Andreas Hilboll <> writes:

>>> Look here:
>>> Most useful quote:
>>>> The Free Software Foundation (which holds the copyright of several
>>>> notable GPL-licensed software products and of the license text itself)
>>>> asserts that an executable which uses a dynamically linked library is
>>>> indeed a derivative work. This does not however apply to separate
>>>> programs communicating with one another.

>> thanks for this link and excerpt.  I could argue that the key word in
>> the excerpt is "executable".  I cannot see how code written in elisp
>> itself would need to be GPL.
> Exactly.  To quote again
>    When the interpreter just interprets a language, the answer is no.
>    The interpreted program, to the interpreter, is just data; a free
>    software license like the GPL, based on copyright law, cannot limit
>    what data you use the interpreter on. You can run it on any data
>    (interpreted program), any way you like, and there are no
>    requirements about licensing that data to anyone.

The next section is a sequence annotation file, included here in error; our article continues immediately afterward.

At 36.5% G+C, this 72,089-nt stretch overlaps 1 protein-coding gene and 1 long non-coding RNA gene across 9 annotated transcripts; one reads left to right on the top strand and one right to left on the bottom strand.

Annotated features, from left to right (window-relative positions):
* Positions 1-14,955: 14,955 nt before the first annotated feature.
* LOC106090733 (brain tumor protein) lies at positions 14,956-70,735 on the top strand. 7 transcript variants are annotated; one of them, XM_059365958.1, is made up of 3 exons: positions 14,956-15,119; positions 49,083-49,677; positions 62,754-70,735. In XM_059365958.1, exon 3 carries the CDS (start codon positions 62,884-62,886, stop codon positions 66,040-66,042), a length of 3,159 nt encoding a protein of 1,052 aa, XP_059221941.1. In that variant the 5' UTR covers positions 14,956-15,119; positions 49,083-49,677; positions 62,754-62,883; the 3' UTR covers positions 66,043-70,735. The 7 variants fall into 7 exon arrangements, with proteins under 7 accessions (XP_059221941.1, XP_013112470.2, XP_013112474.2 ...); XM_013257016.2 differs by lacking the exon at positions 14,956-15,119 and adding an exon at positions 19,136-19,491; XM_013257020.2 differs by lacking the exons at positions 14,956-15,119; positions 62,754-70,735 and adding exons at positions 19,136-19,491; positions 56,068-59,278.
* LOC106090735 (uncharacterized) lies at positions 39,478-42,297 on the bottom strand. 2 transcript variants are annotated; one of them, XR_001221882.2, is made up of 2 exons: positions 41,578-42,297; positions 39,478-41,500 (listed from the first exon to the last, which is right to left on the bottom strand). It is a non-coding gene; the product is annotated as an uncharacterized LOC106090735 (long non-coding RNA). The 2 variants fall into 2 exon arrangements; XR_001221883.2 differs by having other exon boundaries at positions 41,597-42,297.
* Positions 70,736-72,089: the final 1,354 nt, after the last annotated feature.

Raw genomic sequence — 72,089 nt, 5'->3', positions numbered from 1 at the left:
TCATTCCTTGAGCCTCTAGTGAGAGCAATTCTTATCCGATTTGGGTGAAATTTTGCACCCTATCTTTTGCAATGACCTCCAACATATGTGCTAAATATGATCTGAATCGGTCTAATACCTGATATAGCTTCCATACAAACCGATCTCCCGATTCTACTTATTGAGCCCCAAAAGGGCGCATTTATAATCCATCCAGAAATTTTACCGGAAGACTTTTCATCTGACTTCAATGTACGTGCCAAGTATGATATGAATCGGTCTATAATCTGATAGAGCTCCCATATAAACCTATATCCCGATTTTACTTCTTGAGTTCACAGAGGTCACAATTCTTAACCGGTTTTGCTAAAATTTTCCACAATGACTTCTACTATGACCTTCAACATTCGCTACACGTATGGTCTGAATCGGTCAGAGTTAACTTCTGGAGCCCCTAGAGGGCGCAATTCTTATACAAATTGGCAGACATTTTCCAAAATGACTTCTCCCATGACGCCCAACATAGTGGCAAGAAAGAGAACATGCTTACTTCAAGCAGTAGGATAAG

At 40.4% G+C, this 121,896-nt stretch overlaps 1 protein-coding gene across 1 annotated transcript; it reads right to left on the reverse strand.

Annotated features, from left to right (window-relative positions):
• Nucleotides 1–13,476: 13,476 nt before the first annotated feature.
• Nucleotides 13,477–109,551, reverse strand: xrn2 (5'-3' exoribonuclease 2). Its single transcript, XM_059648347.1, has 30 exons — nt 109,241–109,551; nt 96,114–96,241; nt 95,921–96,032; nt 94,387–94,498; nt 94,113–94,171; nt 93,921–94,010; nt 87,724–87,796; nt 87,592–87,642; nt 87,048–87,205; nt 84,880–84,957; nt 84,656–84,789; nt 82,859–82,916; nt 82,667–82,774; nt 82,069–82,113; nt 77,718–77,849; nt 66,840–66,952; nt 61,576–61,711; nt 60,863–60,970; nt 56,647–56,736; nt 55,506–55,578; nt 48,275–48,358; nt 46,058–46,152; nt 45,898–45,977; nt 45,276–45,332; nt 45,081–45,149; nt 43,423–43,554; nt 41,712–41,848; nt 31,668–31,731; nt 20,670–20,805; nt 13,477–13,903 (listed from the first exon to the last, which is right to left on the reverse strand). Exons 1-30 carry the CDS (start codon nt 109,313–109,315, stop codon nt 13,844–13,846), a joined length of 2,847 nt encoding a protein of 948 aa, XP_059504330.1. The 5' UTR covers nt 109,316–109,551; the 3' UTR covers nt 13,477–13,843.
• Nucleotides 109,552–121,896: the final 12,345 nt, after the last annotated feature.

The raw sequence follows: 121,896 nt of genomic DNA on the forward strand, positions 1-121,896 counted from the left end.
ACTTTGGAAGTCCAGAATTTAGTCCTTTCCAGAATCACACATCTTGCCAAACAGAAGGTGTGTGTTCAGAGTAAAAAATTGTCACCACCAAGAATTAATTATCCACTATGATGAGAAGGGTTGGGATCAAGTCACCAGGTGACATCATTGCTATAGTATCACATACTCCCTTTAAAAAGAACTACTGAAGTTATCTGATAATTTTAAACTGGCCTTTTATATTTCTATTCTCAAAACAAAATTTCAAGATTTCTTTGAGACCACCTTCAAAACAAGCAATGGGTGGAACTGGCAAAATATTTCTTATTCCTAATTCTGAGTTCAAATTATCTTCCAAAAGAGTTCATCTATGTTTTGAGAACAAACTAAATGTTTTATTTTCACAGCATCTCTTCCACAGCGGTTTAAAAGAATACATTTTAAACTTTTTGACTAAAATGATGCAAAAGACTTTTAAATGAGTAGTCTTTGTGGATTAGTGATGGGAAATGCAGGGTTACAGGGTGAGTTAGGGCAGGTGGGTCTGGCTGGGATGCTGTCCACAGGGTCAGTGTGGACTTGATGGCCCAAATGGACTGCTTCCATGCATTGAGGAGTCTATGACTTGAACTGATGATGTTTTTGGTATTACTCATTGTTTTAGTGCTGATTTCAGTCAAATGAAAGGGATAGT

Just to link the paragraph exactly below the one you quoted

> However, when the interpreter is extended to provide “bindings” to
> other facilities (often, but not necessarily, libraries), the
> interpreted program is effectively linked to the facilities it uses
> through these bindings. So if these facilities are released under the
> GPL, the interpreted program that uses them must be released in a
> GPL-compatible way. The JNI or Java Native Interface is an example of
> such a binding mechanism; libraries that are accessed in this way are
> linked dynamically with the Java programs that call them. These
> libraries are also linked with the interpreter. If the interpreter is
> linked statically with these libraries, or if it is designed to link
> dynamically with these specific libraries, then it too needs to be
> released in a GPL-compatible way.

Indeed, the Emacs interpreter gives "bindings" to all Emacs facilities,
which are GPL, and the interpreted program that uses them must be
released in a GPL-compatible way.

Plus Emacs supports byte compilation: someone could publish only the
exporter.elc, without providing exporter.el. That would be illegal, but
if the third party is given exporter.el released under BSD by a second
party, theoretically they could do it. Therefore, the second party
should not be allowed to change to BSD if they're linking to GPL code.


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